RPG developers and publishers are facing a problem of having access to established computer running systems and databases. Games need to be accessed from local online servers. Laptops and computers offer basic hardware and are poorly connected to the LAN. Many games offer players dedicated internet access, but if a small device such as a mobile phone, in any region will play the game, then a connection needs to be made and is physically inconvenient. All of the inconveniences posed by poor internet access translates into a problem of game technical issues. This paper will discuss and compare the issues with Microsoft Game service for the Xbox.com.
It is often referred to a paid subscription platform for subscription games in Japan. This is something that was tried with China, India, and Japan several years ago. Microsoft Game Service was actually set up in the 2000s. The service was able to play a downloadable version of Nier 2, first on Windows, a few weeks after the software was released. The popular Japanese action RPG Nier is an adaptation of the 1993 game Nobunaga Fumito, which has over 15 million sales on PlayStation 1 and PlayStation 2. The service was able to play the game on its PC, but not on the iPhone. The service remains a single-computer product, although it has a smartphone version.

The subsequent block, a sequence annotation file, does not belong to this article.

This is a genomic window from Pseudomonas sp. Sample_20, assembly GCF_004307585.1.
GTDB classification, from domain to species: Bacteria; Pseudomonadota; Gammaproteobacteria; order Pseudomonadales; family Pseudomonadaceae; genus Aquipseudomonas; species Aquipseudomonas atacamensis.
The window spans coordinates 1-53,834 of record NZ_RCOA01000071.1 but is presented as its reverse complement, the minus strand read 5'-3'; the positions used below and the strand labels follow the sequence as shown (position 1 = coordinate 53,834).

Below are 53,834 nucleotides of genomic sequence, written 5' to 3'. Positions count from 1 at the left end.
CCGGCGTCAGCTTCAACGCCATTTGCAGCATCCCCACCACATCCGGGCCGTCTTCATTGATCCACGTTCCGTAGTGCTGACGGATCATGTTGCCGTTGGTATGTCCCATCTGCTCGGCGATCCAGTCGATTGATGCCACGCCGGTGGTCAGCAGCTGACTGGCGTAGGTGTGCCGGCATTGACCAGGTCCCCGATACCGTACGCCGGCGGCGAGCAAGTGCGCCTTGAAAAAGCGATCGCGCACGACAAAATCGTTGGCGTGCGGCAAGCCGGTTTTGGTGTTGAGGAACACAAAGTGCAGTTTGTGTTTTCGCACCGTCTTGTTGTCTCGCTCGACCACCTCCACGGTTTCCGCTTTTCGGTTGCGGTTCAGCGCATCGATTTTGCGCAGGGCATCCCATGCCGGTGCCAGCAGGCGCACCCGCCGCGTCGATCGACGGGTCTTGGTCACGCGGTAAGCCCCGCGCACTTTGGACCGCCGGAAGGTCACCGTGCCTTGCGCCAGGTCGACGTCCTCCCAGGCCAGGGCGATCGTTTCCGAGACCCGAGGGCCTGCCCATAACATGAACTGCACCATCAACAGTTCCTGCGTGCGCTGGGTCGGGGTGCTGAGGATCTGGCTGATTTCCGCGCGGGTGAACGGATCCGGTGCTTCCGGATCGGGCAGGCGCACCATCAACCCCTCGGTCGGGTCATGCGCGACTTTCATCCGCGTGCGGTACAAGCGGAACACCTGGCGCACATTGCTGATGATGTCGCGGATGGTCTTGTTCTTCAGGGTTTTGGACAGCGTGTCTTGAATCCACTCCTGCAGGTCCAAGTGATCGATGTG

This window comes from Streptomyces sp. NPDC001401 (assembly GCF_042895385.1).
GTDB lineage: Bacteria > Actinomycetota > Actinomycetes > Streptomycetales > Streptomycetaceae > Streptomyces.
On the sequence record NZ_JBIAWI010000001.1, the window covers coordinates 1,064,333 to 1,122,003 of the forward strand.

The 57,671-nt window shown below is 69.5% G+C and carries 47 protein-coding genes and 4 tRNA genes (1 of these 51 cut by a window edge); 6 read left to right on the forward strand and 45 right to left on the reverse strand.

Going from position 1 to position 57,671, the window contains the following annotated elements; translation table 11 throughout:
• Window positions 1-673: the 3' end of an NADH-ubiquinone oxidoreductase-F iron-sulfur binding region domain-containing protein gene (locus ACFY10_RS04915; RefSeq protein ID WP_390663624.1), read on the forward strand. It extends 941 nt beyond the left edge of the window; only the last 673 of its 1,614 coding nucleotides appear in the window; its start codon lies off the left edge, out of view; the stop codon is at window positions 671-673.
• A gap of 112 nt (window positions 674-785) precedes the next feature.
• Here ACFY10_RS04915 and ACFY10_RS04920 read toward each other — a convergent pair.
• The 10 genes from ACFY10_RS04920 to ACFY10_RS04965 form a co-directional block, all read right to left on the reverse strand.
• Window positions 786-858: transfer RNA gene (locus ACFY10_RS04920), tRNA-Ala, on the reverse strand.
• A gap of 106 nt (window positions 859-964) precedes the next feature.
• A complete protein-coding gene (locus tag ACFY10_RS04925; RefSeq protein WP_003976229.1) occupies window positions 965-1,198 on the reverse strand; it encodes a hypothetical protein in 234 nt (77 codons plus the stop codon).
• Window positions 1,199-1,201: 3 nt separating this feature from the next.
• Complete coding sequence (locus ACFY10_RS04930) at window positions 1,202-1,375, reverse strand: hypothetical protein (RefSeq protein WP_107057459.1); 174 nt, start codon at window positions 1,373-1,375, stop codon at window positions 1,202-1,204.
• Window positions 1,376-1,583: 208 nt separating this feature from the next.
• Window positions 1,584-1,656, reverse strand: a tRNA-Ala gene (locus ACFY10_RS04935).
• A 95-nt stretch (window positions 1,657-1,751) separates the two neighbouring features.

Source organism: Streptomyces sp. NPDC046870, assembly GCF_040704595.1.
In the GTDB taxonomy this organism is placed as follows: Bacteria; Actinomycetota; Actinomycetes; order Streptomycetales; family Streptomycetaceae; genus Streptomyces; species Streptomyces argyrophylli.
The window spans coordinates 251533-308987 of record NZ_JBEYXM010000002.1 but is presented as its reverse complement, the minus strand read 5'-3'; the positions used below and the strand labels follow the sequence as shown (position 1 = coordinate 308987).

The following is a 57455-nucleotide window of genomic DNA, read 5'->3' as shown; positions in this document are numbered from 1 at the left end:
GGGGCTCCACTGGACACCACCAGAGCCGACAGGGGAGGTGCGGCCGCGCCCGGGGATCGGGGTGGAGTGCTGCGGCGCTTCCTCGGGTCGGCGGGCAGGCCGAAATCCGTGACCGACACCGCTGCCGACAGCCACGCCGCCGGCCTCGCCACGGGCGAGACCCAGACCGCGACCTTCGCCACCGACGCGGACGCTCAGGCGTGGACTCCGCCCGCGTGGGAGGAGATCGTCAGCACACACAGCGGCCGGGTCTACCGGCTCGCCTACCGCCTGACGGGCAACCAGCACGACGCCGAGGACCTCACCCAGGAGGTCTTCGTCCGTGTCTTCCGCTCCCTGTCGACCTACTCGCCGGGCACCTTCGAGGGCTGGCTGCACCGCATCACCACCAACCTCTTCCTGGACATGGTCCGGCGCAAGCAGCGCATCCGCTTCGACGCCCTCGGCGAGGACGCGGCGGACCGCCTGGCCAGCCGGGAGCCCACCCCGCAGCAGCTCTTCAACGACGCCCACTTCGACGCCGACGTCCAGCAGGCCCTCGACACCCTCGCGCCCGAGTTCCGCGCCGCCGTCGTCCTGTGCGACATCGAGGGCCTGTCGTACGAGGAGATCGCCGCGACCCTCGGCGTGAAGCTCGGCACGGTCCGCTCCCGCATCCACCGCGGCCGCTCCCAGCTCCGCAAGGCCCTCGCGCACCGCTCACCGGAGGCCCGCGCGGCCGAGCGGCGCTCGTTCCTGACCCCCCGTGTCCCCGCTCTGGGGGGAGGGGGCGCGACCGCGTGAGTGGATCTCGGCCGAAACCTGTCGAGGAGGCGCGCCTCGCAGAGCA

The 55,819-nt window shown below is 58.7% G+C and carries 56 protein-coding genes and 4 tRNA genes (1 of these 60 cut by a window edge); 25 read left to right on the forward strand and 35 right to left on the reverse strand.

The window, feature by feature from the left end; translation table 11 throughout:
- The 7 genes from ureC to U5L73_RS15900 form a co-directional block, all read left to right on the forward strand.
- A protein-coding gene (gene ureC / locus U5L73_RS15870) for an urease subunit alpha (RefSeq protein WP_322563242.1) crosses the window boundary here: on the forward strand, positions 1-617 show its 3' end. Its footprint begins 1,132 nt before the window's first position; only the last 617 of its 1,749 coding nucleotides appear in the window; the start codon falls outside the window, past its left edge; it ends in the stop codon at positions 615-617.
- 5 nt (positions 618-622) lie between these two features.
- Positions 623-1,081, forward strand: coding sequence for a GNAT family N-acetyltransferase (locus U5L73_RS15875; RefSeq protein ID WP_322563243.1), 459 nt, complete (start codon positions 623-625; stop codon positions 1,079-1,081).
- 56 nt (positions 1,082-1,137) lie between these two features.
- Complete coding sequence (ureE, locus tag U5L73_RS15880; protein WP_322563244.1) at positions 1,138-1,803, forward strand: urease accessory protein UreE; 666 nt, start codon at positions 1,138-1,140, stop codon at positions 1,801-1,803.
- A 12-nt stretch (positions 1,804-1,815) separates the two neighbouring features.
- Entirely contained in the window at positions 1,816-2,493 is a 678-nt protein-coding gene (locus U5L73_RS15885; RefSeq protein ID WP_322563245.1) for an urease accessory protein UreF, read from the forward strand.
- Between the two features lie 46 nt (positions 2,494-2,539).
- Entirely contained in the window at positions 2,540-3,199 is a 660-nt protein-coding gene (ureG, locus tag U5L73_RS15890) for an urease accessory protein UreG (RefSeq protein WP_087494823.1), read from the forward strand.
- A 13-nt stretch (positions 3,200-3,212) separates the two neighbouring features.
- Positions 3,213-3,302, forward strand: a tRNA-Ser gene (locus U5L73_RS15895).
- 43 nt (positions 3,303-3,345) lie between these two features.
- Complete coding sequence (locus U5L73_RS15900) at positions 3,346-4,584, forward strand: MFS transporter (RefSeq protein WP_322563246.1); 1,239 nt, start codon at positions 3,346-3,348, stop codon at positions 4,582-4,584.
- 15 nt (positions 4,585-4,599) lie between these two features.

My initial take is that the web version will never be superior to the mobile game app. Especially on a platform like the Xbox.com, which uses an Azure cloud drive and connectivity to the Game server. The only effect will be more advertising and consumers trying to get a deal by using the service that can take advantage of that $6 monthly charge. However, Microsoft stated that it was only meant for PlayStation users, but a launch price of $19.99 was continued.